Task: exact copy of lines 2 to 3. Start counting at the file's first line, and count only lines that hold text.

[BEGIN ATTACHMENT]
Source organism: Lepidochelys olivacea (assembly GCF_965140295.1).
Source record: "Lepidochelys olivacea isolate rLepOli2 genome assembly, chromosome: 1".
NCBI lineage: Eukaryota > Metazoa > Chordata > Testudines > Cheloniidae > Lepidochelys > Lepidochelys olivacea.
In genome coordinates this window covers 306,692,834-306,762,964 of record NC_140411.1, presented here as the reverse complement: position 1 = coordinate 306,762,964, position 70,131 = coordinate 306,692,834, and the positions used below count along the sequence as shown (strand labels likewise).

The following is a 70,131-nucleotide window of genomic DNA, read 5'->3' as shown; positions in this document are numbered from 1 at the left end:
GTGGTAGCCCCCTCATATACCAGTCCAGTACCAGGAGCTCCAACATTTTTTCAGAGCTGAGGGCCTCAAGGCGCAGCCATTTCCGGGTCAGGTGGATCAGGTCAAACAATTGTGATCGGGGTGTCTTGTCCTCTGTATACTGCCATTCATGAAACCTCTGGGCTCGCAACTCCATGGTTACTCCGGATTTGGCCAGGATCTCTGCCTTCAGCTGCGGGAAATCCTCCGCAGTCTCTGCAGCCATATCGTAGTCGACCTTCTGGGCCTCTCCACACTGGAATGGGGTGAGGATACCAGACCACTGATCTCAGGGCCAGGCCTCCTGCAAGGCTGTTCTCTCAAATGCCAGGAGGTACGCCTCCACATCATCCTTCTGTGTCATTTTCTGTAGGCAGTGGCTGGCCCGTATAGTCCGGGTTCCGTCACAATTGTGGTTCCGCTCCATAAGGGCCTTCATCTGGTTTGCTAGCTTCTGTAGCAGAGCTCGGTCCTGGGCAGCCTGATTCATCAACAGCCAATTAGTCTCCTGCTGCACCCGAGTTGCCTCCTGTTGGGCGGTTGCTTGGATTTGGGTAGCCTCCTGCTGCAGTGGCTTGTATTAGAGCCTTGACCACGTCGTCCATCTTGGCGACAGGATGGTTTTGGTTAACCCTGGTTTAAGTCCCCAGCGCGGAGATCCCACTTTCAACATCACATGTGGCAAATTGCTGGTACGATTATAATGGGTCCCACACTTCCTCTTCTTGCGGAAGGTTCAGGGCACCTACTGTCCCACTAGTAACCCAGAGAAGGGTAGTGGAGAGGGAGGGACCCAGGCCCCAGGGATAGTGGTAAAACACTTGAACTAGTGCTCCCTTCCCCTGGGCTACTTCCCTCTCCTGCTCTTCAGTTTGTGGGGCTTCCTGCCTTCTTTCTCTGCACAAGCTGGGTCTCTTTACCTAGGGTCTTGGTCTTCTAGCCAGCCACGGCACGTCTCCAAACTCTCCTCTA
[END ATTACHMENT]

Source record: "Lepidochelys olivacea isolate rLepOli2 genome assembly, chromosome: 1".
NCBI lineage: Eukaryota > Metazoa > Chordata > Testudines > Cheloniidae > Lepidochelys > Lepidochelys olivacea.